Read Mesa of Sorrows: A History of the Awat'ovi Massacre by James F. Brooks Online


The Hopi community of Awat’ovi existed peacefully on Arizona’s Antelope Mesa for generations until one bleak morning in the fall of 1700—raiders from nearby Hopi villages descended on Awat’ovi, slaughtering their neighboring men, women, and children. While little of the pueblo itself remains, five centuries of history lie beneath the low rises of sandstone masonry, and theThe Hopi community of Awat’ovi existed peacefully on Arizona’s Antelope Mesa for generations until one bleak morning in the fall of 1700—raiders from nearby Hopi villages descended on Awat’ovi, slaughtering their neighboring men, women, and children. While little of the pueblo itself remains, five centuries of history lie beneath the low rises of sandstone masonry, and theories about the events of that night are as persistent as the desert winds. The easternmost town on Antelope Mesa, Awat’ovi was renowned for its martial strength, and had been the gateway to the entire Hopi landscape for centuries. Why did kinsmen target it for destruction?Drawing on oral traditions, archival accounts, and extensive archaeological research, James Brooks unravels the story and its significance. Mesa of Sorrows follows the pattern of an archaeological expedition, uncovering layer after layer of evidence and theories. Brooks questions their reliability and shows how interpretations were shaped by academic, religious and tribal politics. Piecing together three centuries of investigation, he offers insight into why some were spared—women, mostly, and taken captive—and others sacrificed. He weighs theories that the attack was in retribution for Awat’ovi having welcomed Franciscan missionaries or for the residents’ practice of sorcery, and argues that a perfect storm of internal and external crises revitalized an ancient cycle of ritual bloodshed and purification.A haunting account of a shocking massacre, Mesa of Sorrows is a probing exploration of how societies confront painful histories, and why communal violence still plagues us today....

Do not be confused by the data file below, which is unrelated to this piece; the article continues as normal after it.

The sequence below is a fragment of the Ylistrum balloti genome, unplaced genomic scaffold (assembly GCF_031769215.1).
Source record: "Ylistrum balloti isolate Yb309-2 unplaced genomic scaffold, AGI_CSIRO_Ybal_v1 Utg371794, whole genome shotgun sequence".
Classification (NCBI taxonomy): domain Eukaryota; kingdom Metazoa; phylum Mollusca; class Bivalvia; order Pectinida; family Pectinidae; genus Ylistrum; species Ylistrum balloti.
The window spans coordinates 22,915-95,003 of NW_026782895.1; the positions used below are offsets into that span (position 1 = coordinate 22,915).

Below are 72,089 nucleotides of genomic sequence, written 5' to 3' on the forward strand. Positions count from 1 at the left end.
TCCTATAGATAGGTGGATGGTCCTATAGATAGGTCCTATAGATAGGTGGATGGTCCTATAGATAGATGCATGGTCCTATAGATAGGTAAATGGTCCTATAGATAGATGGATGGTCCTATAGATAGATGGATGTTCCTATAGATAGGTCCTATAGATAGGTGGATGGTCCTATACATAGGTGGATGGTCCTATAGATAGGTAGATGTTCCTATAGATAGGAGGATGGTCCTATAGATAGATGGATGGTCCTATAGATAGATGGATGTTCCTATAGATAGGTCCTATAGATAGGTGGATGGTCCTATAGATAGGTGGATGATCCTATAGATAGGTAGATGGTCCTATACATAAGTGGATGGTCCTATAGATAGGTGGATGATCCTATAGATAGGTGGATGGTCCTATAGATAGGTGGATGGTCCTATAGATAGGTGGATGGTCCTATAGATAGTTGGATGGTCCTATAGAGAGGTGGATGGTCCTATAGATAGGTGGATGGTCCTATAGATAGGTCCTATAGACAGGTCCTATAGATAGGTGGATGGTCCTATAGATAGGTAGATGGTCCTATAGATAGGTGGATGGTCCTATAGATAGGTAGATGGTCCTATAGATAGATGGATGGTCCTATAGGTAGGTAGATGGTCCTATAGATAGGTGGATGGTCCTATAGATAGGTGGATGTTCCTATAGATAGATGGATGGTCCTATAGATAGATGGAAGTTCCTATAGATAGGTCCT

Title : Mesa of Sorrows: A History of the Awat'ovi Massacre
Author :
Rating :
ISBN : 9780393061253
Format Type : Hardcover
Number of Pages : 288 Pages
Status : Available For Download
Last checked : 21 Minutes ago!

Mesa of Sorrows: A History of the Awat'ovi Massacre Reviews

  • Max Carmichael
    2019-05-31 18:52

    It's possible to extract some good information from this opaque and confusing correlation of the archaeological, ethnographic, and historical records, but Brooks mucks up the account so much with his nonlinear, repetitive, over-literary presentation that he ultimately fails to achieve his stated aim of making the Awat'ovi story relevant in a broader anthropological or sociological context.Nonlinear narratives have a place in literature, but Brooks could have shed more light on Hopi history in a much shorter, conventionally structured book, without all the repetitive temporal circling and zigzagging. And if he really wanted to demonstrate the broader relevance of Hopi communal violence, he could have cast a wider net and integrated the contemporaneous histories of the many contrasting societies the Puebloan peoples were in contact with both in and surrounding the greater Southwest: from the Navajo, Apache, Ute, Southern Paiute, Havasupai, Hualapai, Mojave and Yavapai, to the colonial Spanish and Anglo-American.

  • Kevin Schroder
    2019-06-10 00:03

    A book only for people who are interested in the details of SW indigenous cultures. The word "history" here can be misleading as the subject is more about the way in which the massacre is part of a recurring pattern of dramatic ends to communities in the Hopi Pueblo--both in ways bloody and in ways which are civil--and that these ends relate to a cultural template of cyclical degeneration, regeneration, and societal resilience produced via splitting and re-combining of populations. Each chapter deals with a different aspect of Pueblo culture so the timeline of the book is more elliptical than most history books which tend to be written in a chronological order. Lots of interesting detail. An impressive work of scholarship.

  • Steve Comstock
    2019-06-03 01:43

    Fascinating subject, poor execution. Full of grammatical errors and repetitive, I was disappointed.

  • Jenni V.
    2019-06-26 23:02